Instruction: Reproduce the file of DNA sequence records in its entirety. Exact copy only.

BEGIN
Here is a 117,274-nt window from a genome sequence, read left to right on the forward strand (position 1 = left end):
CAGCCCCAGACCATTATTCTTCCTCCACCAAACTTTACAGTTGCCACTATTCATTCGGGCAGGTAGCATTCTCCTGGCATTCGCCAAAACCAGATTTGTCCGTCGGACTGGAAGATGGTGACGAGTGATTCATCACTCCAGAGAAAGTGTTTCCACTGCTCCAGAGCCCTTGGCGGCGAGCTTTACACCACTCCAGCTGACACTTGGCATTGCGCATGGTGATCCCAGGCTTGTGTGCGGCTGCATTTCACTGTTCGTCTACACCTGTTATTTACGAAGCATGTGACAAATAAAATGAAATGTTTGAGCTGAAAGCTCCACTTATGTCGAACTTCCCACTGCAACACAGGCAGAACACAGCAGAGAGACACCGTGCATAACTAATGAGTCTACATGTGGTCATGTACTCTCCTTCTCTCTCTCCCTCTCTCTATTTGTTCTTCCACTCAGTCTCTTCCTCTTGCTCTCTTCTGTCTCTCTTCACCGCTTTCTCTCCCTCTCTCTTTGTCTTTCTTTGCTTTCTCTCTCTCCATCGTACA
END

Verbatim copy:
Here is a 117,274-nt window from a genome sequence, read left to right on the forward strand (position 1 = left end):
CAGCCCCAGACCATTATTCTTCCTCCACCAAACTTTACAGTTGCCACTATTCATTCGGGCAGGTAGCATTCTCCTGGCATTCGCCAAAACCAGATTTGTCCGTCGGACTGGAAGATGGTGACGAGTGATTCATCACTCCAGAGAAAGTGTTTCCACTGCTCCAGAGCCCTTGGCGGCGAGCTTTACACCACTCCAGCTGACACTTGGCATTGCGCATGGTGATCCCAGGCTTGTGTGCGGCTGCATTTCACTGTTCGTCTACACCTGTTATTTACGAAGCATGTGACAAATAAAATGAAATGTTTGAGCTGAAAGCTCCACTTATGTCGAACTTCCCACTGCAACACAGGCAGAACACAGCAGAGAGACACCGTGCATAACTAATGAGTCTACATGTGGTCATGTACTCTCCTTCTCTCTCTCCCTCTCTCTATTTGTTCTTCCACTCAGTCTCTTCCTCTTGCTCTCTTCTGTCTCTCTTCACCGCTTTCTCTCCCTCTCTCTTTGTCTTTCTTTGCTTTCTCTCTCTCCATCGTACA